Scientists have discovered that the seemingly simple, mono-syllabic calls of banded mongooses are in fact more complex than they had previously thought. Since, due to restrictions of their anatomy, animals can make only a limited number of different sounds, they construct more complex sounds by stringing shorter sounds into longer ones of several syllables. For this reason, scientists used to think that monosyllabic sounds were lacked complex structure and conveyed only the simplest of meanings.
But now biologist Marta Manser and her doctoral student David Jansen from the University of Zurich have shown that even simple calls consisting of a single syllable can encode more information than previously thought. They likened the structure to that of a vowel and consonant pairing in human speech.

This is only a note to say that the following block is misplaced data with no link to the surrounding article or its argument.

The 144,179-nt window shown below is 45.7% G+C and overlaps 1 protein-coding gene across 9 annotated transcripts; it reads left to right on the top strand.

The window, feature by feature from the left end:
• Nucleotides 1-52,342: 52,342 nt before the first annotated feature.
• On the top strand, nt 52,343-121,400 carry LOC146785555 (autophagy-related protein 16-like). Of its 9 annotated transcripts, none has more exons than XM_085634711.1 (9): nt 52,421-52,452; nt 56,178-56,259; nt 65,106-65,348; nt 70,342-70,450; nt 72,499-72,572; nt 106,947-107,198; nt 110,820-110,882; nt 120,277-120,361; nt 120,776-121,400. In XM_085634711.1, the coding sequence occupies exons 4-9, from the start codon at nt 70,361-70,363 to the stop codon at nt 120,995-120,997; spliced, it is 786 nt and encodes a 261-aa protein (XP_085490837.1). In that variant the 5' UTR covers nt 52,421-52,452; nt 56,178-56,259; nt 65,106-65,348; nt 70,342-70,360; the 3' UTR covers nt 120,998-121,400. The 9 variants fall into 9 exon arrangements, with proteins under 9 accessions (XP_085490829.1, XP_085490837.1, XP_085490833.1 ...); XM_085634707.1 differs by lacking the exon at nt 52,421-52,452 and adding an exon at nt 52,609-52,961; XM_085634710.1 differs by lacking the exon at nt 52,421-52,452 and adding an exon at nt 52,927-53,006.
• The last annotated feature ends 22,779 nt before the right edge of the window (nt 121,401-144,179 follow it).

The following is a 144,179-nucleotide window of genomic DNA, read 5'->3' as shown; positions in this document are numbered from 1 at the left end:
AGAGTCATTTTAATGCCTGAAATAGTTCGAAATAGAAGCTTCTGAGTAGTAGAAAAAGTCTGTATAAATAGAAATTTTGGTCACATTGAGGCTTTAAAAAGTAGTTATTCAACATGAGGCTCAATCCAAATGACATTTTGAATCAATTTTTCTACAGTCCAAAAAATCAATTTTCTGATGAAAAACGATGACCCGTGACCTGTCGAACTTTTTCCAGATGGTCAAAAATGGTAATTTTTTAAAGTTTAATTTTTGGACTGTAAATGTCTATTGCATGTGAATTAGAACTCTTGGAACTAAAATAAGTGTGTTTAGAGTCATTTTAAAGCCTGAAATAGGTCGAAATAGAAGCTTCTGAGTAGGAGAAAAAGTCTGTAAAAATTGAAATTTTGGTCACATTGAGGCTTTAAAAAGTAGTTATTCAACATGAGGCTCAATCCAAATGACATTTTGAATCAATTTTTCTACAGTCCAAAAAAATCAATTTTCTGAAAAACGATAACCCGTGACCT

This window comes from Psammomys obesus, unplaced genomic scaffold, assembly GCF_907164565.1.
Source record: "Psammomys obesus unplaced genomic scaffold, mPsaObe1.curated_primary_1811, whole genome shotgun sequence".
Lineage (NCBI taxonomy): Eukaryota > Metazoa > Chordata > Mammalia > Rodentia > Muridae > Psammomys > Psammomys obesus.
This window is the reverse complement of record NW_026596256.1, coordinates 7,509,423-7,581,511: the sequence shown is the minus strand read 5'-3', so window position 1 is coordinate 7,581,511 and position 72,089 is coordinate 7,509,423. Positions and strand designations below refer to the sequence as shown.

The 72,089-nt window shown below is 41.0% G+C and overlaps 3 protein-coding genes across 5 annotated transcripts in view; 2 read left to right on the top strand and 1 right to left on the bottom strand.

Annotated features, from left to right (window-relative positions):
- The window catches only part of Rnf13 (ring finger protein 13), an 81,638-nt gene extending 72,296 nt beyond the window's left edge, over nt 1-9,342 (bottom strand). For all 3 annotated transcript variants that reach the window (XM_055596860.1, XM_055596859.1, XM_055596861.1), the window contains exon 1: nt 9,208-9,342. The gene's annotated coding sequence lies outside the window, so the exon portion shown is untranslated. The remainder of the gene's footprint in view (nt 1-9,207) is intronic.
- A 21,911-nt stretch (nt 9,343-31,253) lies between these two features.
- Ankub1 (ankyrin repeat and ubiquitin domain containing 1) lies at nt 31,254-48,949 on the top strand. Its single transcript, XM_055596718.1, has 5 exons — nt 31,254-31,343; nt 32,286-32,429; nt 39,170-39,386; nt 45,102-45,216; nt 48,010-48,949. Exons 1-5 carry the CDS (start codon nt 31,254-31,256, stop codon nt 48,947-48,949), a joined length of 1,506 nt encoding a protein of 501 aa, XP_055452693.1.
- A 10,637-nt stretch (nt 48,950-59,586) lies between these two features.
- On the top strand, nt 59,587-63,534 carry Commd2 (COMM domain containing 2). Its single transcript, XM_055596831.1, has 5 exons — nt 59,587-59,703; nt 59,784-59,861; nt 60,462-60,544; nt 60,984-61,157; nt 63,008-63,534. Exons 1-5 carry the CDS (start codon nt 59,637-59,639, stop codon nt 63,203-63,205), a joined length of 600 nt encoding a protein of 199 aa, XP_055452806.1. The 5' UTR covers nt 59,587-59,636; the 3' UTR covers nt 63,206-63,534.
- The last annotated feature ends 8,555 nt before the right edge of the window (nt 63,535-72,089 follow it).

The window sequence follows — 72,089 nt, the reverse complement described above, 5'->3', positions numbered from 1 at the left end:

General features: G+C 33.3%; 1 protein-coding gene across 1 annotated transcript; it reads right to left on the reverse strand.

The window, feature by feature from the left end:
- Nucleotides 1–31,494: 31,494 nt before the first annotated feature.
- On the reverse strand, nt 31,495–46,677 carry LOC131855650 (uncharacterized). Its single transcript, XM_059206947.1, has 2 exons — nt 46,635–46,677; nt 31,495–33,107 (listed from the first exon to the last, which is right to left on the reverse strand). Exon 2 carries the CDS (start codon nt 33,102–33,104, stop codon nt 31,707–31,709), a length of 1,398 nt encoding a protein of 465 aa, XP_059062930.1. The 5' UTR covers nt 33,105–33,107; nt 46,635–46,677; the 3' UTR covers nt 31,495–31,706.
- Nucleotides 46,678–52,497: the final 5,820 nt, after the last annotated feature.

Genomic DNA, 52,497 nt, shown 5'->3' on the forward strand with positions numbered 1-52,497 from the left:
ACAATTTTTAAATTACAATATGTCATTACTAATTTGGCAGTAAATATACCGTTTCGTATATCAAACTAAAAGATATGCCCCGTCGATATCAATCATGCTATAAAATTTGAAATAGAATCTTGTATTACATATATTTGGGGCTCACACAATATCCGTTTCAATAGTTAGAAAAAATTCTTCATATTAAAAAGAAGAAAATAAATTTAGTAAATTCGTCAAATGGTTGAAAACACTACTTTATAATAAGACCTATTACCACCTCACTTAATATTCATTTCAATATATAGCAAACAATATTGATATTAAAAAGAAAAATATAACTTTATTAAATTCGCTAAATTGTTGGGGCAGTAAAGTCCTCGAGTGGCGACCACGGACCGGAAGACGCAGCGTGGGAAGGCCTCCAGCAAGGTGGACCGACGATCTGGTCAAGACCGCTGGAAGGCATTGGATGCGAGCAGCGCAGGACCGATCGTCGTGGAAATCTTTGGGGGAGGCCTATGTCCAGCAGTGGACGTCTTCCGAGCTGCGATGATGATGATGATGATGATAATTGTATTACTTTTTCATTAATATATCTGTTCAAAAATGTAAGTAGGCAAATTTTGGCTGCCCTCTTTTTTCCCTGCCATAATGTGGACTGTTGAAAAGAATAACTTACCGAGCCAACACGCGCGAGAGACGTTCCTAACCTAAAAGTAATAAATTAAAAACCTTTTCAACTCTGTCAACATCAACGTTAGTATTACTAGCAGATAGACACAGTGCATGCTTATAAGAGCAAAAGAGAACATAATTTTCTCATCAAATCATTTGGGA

The research focused on the calls of wild banded mongooses in Uganda. The scientists recorded mongoose calls and found that the single syllable calls encoded different vocal structures. By carefully observing the mongooses and studying their calls, Manser and Jansen gathered enough data to understand more about how the call functioned. The initial part of the all gives an indication of the identity of the animal making the call and the latter portion of the call indicates the activity of the caller.
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